Text: Patrick J. White, “The Thing Needed: Hope and Despair in ‘Ulalume’,” Masques, Mysteries and Mastodons: A Poe Miscellany (2006), pp. 1-16 (This material is protected by copyright)


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Patrick J. White

To explicate “Ulalume” correctly, it is necessary to understand Poe’s view of human psychology. In “Ulalume,” images of hope and despair play against one another as the narrator, accompanied by Psyche, follows a mysterious star to the tomb of his dead love.(1) Though the imagery alternates between that of hope and despair, Poe’s vision is resolute — suggesting, finally, that hope deludes and destroys. Hope is psychologically unsettling; despair — the recognition of a horrible reality — is ultimately comforting. In the final stanza, first deleted from the poem but restored by Poe, the narrator confronts his despair as he has previously confronted Ulalume’s death. He sees despair as a correct response to the hopelessness of human life and is ironically comforted. Hope has been driven away once and for all. I will discuss characters and setting as a framework for a reading of “Ulalume.” Hopefully the reading will be more closely attuned to Poe’s view of the operative function of despair, a crucial ingredient in Poe’s interpretation of external reality and the individual’s place within it.

Poe believed that the proper function of the artist was to use the imagination to produce the beautiful, and, for him, the beautiful was inextricable from melancholy and despair. In “The Philosophy of Composition,” Poe asserts that the ideal topic for poetic composition is the death of a beautiful young woman.(2) The artist’s duty is not to exorcise despair, but rather to posit it as the primary psychological response to reality and to render it as faithfully and beautifully as possible. The morbid aspects of such a dwelling upon death and its psychological consequences for the survivor are not aberrations; rather, as in “The Raven,” they constitute a facing of the facts as Poe understood them. The attempt to render such ultimate and terrible reality in art is a healthier artistic activity than the pursuit of ethereal, deluding ideals. Transforming mere morbidity as an emotional fixation into beautiful poetry is certainly one of Poe’s most important achievements, profoundly influencing Baudelaire, among others.(3) “Ulalume” is one of Poe’s finest attempts to wrestle with the hope-despair theme, and the artistry lies in the images and the ways in which he manipulates them.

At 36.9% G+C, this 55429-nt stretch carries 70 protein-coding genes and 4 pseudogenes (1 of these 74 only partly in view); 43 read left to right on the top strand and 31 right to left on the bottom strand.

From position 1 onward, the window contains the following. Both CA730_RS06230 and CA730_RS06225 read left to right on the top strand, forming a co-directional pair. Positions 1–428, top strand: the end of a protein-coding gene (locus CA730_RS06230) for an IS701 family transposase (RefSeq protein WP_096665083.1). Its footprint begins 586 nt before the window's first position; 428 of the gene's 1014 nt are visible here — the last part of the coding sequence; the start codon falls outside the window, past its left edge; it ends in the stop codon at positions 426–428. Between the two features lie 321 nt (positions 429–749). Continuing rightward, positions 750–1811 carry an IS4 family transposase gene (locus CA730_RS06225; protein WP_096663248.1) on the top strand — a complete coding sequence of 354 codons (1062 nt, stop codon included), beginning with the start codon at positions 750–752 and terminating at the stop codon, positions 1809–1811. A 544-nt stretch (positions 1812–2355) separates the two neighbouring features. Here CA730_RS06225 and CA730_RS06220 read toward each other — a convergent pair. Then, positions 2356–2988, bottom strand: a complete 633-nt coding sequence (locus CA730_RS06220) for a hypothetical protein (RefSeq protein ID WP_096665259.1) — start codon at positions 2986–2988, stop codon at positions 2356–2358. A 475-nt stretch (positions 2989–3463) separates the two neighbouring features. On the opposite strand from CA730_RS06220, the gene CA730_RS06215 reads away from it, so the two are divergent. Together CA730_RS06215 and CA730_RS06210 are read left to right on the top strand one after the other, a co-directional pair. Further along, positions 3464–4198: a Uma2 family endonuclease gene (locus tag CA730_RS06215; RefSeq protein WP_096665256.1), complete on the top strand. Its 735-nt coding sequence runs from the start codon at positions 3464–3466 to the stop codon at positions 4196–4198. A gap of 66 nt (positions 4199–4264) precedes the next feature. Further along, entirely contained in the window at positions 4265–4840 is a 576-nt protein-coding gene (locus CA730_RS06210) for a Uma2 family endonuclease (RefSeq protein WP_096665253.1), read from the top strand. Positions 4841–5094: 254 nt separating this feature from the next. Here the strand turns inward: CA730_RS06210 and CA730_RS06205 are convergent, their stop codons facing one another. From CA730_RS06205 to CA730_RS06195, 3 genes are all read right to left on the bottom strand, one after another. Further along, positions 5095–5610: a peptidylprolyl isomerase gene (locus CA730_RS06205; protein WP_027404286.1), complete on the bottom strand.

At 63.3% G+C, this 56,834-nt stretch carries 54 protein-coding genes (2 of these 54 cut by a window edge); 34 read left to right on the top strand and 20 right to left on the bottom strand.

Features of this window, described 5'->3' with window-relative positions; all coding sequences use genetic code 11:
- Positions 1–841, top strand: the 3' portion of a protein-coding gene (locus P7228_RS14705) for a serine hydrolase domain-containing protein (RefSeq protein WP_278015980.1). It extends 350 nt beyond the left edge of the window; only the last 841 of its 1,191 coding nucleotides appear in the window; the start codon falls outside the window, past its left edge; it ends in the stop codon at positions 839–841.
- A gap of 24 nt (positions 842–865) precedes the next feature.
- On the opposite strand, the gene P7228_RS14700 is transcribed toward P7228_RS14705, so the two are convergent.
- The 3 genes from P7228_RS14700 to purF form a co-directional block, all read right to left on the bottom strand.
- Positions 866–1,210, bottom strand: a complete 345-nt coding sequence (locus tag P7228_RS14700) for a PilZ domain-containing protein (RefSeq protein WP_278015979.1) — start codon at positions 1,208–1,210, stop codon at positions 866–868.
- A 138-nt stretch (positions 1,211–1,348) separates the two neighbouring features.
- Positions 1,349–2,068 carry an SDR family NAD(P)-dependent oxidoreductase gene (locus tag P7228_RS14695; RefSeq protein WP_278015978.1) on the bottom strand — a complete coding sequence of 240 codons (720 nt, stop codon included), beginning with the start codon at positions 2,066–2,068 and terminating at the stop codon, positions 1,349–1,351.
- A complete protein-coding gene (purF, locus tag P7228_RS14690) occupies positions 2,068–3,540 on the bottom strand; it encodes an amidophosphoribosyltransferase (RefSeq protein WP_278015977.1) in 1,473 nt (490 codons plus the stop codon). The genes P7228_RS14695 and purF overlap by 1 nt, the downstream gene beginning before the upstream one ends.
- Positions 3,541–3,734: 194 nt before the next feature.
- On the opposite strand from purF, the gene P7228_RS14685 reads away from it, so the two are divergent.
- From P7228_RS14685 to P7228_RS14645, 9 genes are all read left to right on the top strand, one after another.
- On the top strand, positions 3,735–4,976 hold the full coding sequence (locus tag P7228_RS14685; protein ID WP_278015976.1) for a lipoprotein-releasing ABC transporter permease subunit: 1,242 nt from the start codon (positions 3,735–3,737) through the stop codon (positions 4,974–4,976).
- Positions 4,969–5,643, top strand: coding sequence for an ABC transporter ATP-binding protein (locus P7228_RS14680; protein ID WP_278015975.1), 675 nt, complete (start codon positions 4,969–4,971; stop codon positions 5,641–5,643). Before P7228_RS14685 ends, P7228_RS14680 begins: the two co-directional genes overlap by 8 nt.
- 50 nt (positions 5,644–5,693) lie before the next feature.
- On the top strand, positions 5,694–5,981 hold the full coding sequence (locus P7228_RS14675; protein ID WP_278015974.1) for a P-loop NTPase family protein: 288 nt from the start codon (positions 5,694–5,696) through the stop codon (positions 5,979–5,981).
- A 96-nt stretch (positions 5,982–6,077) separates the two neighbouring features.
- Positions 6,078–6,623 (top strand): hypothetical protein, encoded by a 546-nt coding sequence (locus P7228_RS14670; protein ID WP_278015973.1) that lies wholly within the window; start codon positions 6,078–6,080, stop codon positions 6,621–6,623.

Turning first to the characters and their development within the poem, I treat the narrator himself, about whom much has been written. [page 2:] Mabbott sees him as a personification of reason, the brother of soul or intuition, but others find him a profoundly troubled, fragmented character: Allen Tate calls him a “survival of soul in a dead body”; Daniel Hoffman thinks he represents “the unwitting Self”; and David Robinson sees him as a fragmented person pursuing an ideal while fleeing his real self.(4) All of these present useful considerations, but other critics find more complexity in the character. J. E. Miller asserts that the narrator occupies three distinct emotional states in three places at three times: a self wandering through a death-landscape, a self before a familiar setting (the tomb), and the self as narrator, whose imagination has created the experiences of the poem. Therefore, the narrator is the only reality in the poem, and, Miller continues, the experiences created by the narrator reveal a deep-seated sexual frustration (p. 208). Eric Carlson accepts Miller’s reading of the three states of the narrator while rejecting the emphasis upon sexual frustration. He chooses to explain the poem as an exploration of the relation between sensual and spiritual love, with Psyche and Astarte as contending forces, and with the narrator finally achieving an integrated, though tragic, self-knowledge (pp. 28-29).(5) I would contend that love of any kind is not, finally, the most important point.